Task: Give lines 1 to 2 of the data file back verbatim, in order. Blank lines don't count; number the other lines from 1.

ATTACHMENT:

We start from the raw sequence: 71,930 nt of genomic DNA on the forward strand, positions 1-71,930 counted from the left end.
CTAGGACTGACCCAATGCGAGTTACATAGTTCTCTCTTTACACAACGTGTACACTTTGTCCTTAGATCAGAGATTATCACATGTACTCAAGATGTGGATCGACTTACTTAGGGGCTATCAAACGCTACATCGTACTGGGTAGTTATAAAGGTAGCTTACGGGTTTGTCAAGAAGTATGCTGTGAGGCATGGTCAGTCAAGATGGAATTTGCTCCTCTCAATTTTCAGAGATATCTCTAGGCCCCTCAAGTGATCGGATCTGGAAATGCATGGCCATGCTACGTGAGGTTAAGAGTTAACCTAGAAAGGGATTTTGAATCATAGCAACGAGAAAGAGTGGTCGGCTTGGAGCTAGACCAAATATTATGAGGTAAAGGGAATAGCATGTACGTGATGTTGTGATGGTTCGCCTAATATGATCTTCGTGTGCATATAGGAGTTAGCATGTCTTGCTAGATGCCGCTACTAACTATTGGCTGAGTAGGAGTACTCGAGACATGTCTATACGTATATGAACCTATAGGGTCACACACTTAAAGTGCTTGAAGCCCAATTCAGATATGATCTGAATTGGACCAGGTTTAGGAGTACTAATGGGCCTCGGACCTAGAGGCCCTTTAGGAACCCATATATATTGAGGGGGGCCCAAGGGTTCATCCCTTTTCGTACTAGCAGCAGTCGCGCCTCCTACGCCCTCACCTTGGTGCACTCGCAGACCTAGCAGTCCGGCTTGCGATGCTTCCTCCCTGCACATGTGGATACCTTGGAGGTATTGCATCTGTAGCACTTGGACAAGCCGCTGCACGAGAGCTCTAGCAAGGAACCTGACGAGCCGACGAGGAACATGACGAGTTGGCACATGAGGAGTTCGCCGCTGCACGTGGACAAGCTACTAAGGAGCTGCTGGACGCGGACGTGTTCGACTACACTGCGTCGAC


We start from the raw sequence: 71,930 nt of genomic DNA on the forward strand, positions 1-71,930 counted from the left end.
CTAGGACTGACCCAATGCGAGTTACATAGTTCTCTCTTTACACAACGTGTACACTTTGTCCTTAGATCAGAGATTATCACATGTACTCAAGATGTGGATCGACTTACTTAGGGGCTATCAAACGCTACATCGTACTGGGTAGTTATAAAGGTAGCTTACGGGTTTGTCAAGAAGTATGCTGTGAGGCATGGTCAGTCAAGATGGAATTTGCTCCTCTCAATTTTCAGAGATATCTCTAGGCCCCTCAAGTGATCGGATCTGGAAATGCATGGCCATGCTACGTGAGGTTAAGAGTTAACCTAGAAAGGGATTTTGAATCATAGCAACGAGAAAGAGTGGTCGGCTTGGAGCTAGACCAAATATTATGAGGTAAAGGGAATAGCATGTACGTGATGTTGTGATGGTTCGCCTAATATGATCTTCGTGTGCATATAGGAGTTAGCATGTCTTGCTAGATGCCGCTACTAACTATTGGCTGAGTAGGAGTACTCGAGACATGTCTATACGTATATGAACCTATAGGGTCACACACTTAAAGTGCTTGAAGCCCAATTCAGATATGATCTGAATTGGACCAGGTTTAGGAGTACTAATGGGCCTCGGACCTAGAGGCCCTTTAGGAACCCATATATATTGAGGGGGGCCCAAGGGTTCATCCCTTTTCGTACTAGCAGCAGTCGCGCCTCCTACGCCCTCACCTTGGTGCACTCGCAGACCTAGCAGTCCGGCTTGCGATGCTTCCTCCCTGCACATGTGGATACCTTGGAGGTATTGCATCTGTAGCACTTGGACAAGCCGCTGCACGAGAGCTCTAGCAAGGAACCTGACGAGCCGACGAGGAACATGACGAGTTGGCACATGAGGAGTTCGCCGCTGCACGTGGACAAGCTACTAAGGAGCTGCTGGACGCGGACGTGTTCGACTACACTGCGTCGAC